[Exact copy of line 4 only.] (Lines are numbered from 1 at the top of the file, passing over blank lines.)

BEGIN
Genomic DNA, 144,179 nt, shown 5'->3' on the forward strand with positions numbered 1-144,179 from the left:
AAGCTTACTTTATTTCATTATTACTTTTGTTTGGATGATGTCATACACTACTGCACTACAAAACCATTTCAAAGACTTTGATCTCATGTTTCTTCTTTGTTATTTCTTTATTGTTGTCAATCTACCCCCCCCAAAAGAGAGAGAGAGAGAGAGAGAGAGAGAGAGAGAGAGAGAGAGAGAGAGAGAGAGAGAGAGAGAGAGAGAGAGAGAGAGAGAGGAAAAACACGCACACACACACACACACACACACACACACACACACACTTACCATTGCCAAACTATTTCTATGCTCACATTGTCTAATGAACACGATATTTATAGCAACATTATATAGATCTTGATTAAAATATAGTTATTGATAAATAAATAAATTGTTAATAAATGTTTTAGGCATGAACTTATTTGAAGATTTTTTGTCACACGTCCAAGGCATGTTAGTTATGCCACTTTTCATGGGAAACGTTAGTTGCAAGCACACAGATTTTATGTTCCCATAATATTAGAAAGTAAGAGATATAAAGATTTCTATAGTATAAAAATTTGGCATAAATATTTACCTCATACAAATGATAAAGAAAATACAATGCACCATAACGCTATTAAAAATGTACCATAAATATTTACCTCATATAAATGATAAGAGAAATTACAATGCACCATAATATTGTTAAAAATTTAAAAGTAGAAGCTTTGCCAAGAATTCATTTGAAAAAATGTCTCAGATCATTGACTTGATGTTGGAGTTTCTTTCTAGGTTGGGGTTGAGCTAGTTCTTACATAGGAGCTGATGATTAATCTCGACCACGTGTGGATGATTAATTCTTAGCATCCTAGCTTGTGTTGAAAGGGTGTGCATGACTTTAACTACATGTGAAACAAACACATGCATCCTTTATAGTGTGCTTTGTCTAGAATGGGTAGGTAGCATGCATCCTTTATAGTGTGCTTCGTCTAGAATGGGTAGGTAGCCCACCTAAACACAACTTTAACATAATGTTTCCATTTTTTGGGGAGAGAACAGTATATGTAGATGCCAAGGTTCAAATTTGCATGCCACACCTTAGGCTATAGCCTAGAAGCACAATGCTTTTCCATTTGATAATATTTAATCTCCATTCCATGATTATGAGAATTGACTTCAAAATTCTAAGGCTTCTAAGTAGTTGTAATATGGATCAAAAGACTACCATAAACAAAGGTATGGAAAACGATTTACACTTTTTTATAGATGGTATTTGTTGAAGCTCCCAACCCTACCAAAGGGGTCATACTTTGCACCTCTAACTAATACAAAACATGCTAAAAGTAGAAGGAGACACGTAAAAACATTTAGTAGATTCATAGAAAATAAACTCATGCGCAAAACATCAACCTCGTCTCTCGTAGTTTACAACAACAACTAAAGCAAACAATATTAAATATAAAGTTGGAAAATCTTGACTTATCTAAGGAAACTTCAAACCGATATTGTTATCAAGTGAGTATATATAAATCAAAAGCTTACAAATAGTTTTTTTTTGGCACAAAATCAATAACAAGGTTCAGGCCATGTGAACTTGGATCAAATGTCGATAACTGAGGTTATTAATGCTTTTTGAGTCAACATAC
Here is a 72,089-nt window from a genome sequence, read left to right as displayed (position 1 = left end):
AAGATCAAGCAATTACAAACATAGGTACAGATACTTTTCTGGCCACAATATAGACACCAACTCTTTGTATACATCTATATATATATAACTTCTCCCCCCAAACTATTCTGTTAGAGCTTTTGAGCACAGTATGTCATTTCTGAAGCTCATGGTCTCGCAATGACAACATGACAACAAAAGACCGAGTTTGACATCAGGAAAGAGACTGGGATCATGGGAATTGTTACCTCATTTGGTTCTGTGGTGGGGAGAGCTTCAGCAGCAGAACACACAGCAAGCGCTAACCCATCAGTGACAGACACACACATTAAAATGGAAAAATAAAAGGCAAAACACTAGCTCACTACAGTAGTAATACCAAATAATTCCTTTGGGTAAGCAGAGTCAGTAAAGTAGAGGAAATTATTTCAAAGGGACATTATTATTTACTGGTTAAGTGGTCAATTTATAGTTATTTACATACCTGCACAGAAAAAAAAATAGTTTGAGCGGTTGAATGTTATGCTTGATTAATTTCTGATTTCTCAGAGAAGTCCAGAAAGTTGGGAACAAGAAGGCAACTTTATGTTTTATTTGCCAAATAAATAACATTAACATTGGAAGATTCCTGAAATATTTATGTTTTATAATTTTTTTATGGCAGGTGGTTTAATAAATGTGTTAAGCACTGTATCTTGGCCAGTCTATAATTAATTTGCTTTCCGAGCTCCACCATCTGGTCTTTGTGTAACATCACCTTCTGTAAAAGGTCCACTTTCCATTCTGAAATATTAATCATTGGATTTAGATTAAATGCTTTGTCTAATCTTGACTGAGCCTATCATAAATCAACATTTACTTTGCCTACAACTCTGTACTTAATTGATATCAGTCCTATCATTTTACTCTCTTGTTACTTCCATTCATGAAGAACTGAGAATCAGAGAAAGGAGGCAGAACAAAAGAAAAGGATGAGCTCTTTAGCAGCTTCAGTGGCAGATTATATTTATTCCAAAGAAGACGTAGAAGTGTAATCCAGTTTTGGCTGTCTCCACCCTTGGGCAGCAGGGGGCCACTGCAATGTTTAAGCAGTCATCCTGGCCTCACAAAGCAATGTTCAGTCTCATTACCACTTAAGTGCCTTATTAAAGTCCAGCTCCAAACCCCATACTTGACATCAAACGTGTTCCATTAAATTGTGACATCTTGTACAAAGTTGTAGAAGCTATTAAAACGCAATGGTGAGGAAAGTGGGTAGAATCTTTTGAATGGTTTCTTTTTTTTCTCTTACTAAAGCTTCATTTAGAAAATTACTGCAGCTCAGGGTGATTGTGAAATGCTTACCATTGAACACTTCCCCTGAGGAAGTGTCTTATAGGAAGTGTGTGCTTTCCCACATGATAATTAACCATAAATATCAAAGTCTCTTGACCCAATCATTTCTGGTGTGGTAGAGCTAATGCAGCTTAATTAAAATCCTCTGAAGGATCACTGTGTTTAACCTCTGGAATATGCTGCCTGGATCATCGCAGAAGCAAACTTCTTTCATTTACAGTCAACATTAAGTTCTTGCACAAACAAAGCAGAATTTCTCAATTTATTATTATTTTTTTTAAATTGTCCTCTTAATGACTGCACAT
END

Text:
AAGATCAAGCAATTACAAACATAGGTACAGATACTTTTCTGGCCACAATATAGACACCAACTCTTTGTATACATCTATATATATATAACTTCTCCCCCCAAACTATTCTGTTAGAGCTTTTGAGCACAGTATGTCATTTCTGAAGCTCATGGTCTCGCAATGACAACATGACAACAAAAGACCGAGTTTGACATCAGGAAAGAGACTGGGATCATGGGAATTGTTACCTCATTTGGTTCTGTGGTGGGGAGAGCTTCAGCAGCAGAACACACAGCAAGCGCTAACCCATCAGTGACAGACACACACATTAAAATGGAAAAATAAAAGGCAAAACACTAGCTCACTACAGTAGTAATACCAAATAATTCCTTTGGGTAAGCAGAGTCAGTAAAGTAGAGGAAATTATTTCAAAGGGACATTATTATTTACTGGTTAAGTGGTCAATTTATAGTTATTTACATACCTGCACAGAAAAAAAAATAGTTTGAGCGGTTGAATGTTATGCTTGATTAATTTCTGATTTCTCAGAGAAGTCCAGAAAGTTGGGAACAAGAAGGCAACTTTATGTTTTATTTGCCAAATAAATAACATTAACATTGGAAGATTCCTGAAATATTTATGTTTTATAATTTTTTTATGGCAGGTGGTTTAATAAATGTGTTAAGCACTGTATCTTGGCCAGTCTATAATTAATTTGCTTTCCGAGCTCCACCATCTGGTCTTTGTGTAACATCACCTTCTGTAAAAGGTCCACTTTCCATTCTGAAATATTAATCATTGGATTTAGATTAAATGCTTTGTCTAATCTTGACTGAGCCTATCATAAATCAACATTTACTTTGCCTACAACTCTGTACTTAATTGATATCAGTCCTATCATTTTACTCTCTTGTTACTTCCATTCATGAAGAACTGAGAATCAGAGAAAGGAGGCAGAACAAAAGAAAAGGATGAGCTCTTTAGCAGCTTCAGTGGCAGATTATATTTATTCCAAAGAAGACGTAGAAGTGTAATCCAGTTTTGGCTGTCTCCACCCTTGGGCAGCAGGGGGCCACTGCAATGTTTAAGCAGTCATCCTGGCCTCACAAAGCAATGTTCAGTCTCATTACCACTTAAGTGCCTTATTAAAGTCCAGCTCCAAACCCCATACTTGACATCAAACGTGTTCCATTAAATTGTGACATCTTGTACAAAGTTGTAGAAGCTATTAAAACGCAATGGTGAGGAAAGTGGGTAGAATCTTTTGAATGGTTTCTTTTTTTTCTCTTACTAAAGCTTCATTTAGAAAATTACTGCAGCTCAGGGTGATTGTGAAATGCTTACCATTGAACACTTCCCCTGAGGAAGTGTCTTATAGGAAGTGTGTGCTTTCCCACATGATAATTAACCATAAATATCAAAGTCTCTTGACCCAATCATTTCTGGTGTGGTAGAGCTAATGCAGCTTAATTAAAATCCTCTGAAGGATCACTGTGTTTAACCTCTGGAATATGCTGCCTGGATCATCGCAGAAGCAAACTTCTTTCATTTACAGTCAACATTAAGTTCTTGCACAAACAAAGCAGAATTTCTCAATTTATTATTATTTTTTTTAAATTGTCCTCTTAATGACTGCACAT